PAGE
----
Government and Public Service Usage of GitHub
Justin Longo and Tanya Kelley:
"The Center for Policy Informatics at Arizona State University has experimented with and conducted research on the use of GitHub for other purposes beyond collaboration around software development, looking to cases where GitHub is being used to facilitate collaboration amongst a number of co-contributors to non-code outputs — documents written in text, rather than software written in code.
There are several interesting examples of novel GitHub uses. One case saw dozens of mathematicians rapidly complete a major book-length project. Another math project has attracted over 150 contributors. A Congressional candidate made his platform available on GitHub and invited constituents to comment and suggest edits to the documents. Some have used GitHub to collaboratively write legislation. An academic effort to co-create a literature review article presented an abstract and structure for the article, along with guidelines for contributing and a framework for evaluating contributions. A magazine article that profiled the GitHub corporate culture was posted to GitHub itself where readers were invited to improve the article and add translations." (http://www.brookings.edu/blogs/techtank/posts/2014/12/16-github-government-use-longo)
How government uses GitHub
"When government works in the open, it acknowledges the idea that government is the world's largest and longest-running open source project. Open data efforts, efforts like the City of Philadelphia's open flu shot spec, release machine-readable data in open, immediately consumable formats, inviting feedback (and corrections) from the general public, and fundamentally exposing who made what change when, a necessary check on democracy.
Unlike the private sector, however, where open sourcing the "secret sauce" may hurt the bottom line, with government, we're all on the same team. With the exception of say, football, Illinois and Wisconsin don't compete with one another, nor are the types of challenges they face unique. Shared code prevents reinventing the wheel and helps taxpayer dollars go further, with efforts like the White House's recently released Digital Services Playbook, an effort which invites every day citizens to play a role in making government better, one commit at a time.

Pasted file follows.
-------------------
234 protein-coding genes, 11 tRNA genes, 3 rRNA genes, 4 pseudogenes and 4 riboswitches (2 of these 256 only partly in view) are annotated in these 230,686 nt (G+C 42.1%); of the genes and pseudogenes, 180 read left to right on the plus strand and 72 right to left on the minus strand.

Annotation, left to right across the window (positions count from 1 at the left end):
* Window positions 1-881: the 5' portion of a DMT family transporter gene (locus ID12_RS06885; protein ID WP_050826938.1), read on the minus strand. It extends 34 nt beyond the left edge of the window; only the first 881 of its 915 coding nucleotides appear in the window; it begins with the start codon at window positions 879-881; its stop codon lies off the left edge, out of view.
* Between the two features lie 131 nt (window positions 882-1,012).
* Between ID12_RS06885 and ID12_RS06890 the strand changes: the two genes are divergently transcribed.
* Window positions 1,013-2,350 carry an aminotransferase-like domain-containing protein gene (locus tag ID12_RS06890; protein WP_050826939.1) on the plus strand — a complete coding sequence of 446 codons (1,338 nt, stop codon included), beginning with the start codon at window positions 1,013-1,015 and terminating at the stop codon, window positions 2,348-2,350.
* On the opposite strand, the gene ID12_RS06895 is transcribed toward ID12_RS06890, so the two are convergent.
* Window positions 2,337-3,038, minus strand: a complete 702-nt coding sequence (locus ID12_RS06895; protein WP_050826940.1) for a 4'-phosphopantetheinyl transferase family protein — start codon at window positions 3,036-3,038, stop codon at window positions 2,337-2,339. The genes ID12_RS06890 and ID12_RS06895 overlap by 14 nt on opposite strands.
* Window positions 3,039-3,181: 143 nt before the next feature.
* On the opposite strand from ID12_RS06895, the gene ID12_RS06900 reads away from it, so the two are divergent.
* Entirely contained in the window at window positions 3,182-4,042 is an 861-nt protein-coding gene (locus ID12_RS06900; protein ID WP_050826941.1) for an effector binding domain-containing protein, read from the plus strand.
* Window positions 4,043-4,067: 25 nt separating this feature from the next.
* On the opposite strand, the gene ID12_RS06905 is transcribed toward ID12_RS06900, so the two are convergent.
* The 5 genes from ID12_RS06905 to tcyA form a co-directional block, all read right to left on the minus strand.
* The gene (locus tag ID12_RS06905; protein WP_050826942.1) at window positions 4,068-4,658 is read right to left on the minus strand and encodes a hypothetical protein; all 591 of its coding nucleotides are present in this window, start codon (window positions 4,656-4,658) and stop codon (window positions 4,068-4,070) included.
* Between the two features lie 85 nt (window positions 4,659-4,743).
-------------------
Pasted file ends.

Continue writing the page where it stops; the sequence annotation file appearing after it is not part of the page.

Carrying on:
However, not all government code is open source. We see that adopting these open source workflows for open collaboration within an agency (or with outside contractors) similarly breaks down bureaucratic walls, and gives like-minded teams the opportunity to work together on common challenges.
It's hard to believe that what started with a single repository just five years ago, has blossomed into a movement where today, more than 10,000 government employees use GitHub to collaborate on code, data, and policy each day. Those 10,000 active users make up nearly 500 government organizations, from more than 50 countries. Government code on GitHub spans more than 7,500 repositories with @alphagov, @NCIP, @GSA, and @ministryofjustice being the top open source contributors with more than 100 public repositories each." (https://github.com/blog/1874-government-opens-up-10k-active-government-users-on-github)